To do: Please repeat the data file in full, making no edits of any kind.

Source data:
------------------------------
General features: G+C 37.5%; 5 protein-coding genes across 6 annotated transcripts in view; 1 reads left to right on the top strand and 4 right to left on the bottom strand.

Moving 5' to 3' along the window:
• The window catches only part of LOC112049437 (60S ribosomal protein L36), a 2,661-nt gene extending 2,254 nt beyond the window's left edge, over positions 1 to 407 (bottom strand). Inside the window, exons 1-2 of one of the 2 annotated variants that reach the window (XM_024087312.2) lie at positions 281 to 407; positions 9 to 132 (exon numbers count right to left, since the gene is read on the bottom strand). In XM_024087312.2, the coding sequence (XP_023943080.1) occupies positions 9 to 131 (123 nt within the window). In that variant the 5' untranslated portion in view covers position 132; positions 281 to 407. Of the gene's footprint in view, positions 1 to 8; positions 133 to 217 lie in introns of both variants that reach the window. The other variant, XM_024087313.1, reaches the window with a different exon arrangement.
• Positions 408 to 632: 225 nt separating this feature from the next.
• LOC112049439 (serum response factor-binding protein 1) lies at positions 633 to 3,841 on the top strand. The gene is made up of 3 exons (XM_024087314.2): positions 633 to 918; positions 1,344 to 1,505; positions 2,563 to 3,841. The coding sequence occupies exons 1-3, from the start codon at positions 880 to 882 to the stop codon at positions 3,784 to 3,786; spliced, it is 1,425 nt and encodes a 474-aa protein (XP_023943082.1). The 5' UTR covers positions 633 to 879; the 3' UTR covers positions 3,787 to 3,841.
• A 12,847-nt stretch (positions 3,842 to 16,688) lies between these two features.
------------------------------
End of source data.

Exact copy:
General features: G+C 37.5%; 5 protein-coding genes across 6 annotated transcripts in view; 1 reads left to right on the top strand and 4 right to left on the bottom strand.

Moving 5' to 3' along the window:
• The window catches only part of LOC112049437 (60S ribosomal protein L36), a 2,661-nt gene extending 2,254 nt beyond the window's left edge, over positions 1 to 407 (bottom strand). Inside the window, exons 1-2 of one of the 2 annotated variants that reach the window (XM_024087312.2) lie at positions 281 to 407; positions 9 to 132 (exon numbers count right to left, since the gene is read on the bottom strand). In XM_024087312.2, the coding sequence (XP_023943080.1) occupies positions 9 to 131 (123 nt within the window). In that variant the 5' untranslated portion in view covers position 132; positions 281 to 407. Of the gene's footprint in view, positions 1 to 8; positions 133 to 217 lie in introns of both variants that reach the window. The other variant, XM_024087313.1, reaches the window with a different exon arrangement.
• Positions 408 to 632: 225 nt separating this feature from the next.
• LOC112049439 (serum response factor-binding protein 1) lies at positions 633 to 3,841 on the top strand. The gene is made up of 3 exons (XM_024087314.2): positions 633 to 918; positions 1,344 to 1,505; positions 2,563 to 3,841. The coding sequence occupies exons 1-3, from the start codon at positions 880 to 882 to the stop codon at positions 3,784 to 3,786; spliced, it is 1,425 nt and encodes a 474-aa protein (XP_023943082.1). The 5' UTR covers positions 633 to 879; the 3' UTR covers positions 3,787 to 3,841.
• A 12,847-nt stretch (positions 3,842 to 16,688) lies between these two features.